Charity shop Gift Aid awareness move

Sue Ryder Care is launching an awareness campaign explaining to charity shop donors how they can add Gift Aid to cash raised from the sale of their donated goods.

Sue Ryder Care has secured £600,000 in Gift Aid from charitable donations of clothes and bric-a-brac since November 2006, but its Sign on the Line campaign aims to boost this amount to £1m by November. If it succeeds, it will have hit its original target four years early.

The shop poster campaign and local radio advertising urges donors to fill in Gift Aid declaration forms when they donate goods to charity shops. Shops will also distribute leaflets with tear-off donor declaration forms, designed to convert shoppers into givers.

“We think it will encourage people to have a clear-out for charity,” said Julie Beames, business development manager at Sue Ryder Care. “By signing the declaration form, people get to know the value of the money raised from their donations and see that they can add 28 per cent on top from the taxman.”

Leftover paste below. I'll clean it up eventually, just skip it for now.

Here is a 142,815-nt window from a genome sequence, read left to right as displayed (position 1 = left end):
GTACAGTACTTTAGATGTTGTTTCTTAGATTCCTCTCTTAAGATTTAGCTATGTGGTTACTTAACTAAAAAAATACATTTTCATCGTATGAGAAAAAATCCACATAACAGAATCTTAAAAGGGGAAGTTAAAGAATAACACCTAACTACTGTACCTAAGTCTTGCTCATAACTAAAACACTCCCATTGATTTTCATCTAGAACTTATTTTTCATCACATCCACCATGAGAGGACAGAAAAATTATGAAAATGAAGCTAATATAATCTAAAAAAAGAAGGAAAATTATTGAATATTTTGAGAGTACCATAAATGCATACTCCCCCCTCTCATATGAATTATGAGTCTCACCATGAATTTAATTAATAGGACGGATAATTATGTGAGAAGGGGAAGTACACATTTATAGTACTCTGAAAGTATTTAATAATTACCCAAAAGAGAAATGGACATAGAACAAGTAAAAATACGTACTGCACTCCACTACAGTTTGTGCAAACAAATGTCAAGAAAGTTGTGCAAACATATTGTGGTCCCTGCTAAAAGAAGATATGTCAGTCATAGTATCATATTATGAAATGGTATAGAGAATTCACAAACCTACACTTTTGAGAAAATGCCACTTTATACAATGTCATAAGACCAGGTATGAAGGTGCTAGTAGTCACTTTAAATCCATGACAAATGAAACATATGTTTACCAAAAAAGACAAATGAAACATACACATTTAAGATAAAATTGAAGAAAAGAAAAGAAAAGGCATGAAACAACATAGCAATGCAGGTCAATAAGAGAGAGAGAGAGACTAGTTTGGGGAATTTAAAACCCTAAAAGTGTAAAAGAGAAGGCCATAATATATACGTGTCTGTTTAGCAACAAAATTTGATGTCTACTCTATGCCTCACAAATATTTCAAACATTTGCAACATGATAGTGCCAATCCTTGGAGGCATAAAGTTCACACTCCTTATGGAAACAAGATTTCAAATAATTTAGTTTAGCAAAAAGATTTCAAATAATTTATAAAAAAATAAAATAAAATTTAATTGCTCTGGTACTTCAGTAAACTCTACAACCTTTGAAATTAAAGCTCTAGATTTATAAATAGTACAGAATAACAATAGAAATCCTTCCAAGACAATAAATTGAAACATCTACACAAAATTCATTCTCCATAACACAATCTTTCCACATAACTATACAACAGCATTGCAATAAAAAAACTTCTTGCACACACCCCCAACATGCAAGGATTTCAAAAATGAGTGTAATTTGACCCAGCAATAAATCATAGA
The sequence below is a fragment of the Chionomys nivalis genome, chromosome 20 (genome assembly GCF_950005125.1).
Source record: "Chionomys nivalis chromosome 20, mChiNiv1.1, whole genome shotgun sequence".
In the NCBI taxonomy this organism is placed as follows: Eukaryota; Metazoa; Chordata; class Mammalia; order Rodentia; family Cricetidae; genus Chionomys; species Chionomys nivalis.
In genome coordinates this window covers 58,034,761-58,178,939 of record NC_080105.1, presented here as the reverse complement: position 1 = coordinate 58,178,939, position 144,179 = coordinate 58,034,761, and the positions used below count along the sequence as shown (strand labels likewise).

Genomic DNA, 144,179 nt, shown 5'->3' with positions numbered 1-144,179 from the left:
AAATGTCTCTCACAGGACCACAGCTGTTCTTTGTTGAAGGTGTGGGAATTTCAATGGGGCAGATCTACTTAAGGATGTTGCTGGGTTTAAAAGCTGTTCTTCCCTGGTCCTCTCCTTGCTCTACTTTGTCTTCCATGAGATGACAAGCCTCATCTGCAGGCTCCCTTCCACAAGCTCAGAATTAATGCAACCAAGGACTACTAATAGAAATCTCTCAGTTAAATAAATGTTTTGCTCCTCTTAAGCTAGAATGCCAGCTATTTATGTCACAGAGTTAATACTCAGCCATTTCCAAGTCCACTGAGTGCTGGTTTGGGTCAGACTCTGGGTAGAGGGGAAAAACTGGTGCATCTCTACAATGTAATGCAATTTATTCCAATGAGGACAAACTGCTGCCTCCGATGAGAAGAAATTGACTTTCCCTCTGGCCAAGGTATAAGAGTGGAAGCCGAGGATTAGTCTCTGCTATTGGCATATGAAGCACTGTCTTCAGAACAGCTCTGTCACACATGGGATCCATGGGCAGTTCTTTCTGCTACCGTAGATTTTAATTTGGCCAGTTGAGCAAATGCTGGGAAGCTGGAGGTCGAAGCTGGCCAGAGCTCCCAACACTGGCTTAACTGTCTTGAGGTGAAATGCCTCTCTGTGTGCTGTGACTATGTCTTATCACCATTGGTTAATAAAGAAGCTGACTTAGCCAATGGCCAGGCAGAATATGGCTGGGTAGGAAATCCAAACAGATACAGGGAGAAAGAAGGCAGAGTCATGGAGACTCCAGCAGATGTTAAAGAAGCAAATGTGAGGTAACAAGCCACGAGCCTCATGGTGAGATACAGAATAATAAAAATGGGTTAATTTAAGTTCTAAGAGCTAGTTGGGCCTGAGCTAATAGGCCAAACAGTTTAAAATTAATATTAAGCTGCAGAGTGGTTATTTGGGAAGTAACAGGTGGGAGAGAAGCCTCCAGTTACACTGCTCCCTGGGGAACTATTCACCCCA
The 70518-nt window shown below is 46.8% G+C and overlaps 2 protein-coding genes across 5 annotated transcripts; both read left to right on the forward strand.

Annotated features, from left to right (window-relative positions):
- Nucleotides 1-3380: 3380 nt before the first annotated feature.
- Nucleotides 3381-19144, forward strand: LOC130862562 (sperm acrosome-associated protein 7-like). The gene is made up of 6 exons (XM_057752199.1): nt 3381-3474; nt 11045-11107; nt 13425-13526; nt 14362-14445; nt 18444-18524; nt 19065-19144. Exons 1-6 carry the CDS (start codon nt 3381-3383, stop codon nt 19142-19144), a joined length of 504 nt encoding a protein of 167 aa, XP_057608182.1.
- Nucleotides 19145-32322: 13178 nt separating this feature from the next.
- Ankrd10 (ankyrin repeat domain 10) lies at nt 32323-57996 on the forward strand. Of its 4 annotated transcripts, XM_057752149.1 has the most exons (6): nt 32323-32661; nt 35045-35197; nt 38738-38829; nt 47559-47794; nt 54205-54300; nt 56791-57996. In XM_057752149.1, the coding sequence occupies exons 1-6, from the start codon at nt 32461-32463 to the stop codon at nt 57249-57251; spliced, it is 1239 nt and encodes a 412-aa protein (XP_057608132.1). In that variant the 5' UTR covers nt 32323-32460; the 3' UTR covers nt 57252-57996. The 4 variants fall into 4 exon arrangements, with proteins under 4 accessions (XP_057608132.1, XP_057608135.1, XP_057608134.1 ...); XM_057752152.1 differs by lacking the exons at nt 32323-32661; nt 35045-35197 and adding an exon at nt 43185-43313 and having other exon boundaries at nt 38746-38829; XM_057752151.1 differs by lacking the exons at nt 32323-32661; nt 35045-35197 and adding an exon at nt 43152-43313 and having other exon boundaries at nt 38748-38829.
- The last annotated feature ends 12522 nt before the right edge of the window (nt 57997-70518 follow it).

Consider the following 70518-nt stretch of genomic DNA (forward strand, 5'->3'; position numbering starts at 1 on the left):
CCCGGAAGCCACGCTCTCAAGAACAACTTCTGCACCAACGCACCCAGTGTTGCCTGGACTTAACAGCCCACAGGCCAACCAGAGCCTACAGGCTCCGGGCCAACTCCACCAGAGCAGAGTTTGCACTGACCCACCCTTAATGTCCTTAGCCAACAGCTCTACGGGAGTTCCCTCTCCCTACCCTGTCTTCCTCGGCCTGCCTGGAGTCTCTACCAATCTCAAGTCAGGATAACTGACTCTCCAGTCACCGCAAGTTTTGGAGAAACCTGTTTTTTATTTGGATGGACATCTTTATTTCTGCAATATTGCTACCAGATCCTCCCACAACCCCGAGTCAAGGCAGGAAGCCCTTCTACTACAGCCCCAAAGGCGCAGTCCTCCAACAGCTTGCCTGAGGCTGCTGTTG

A spokesman for HM Revenue & Customs said: “Gift Aid is possible only on gifts of money. This requires the charity to get back in touch with the donor and ask whether or not they would like to Gift Aid the proceeds of the item it has sold on their behalf.

“A donor must have paid enough tax to cover the amount of the Gift Aid reclaim, so the charity must approach them to check this. You never know – the donor may have inadvertently gifted the shop an antique that was far more valuable than they expected.”

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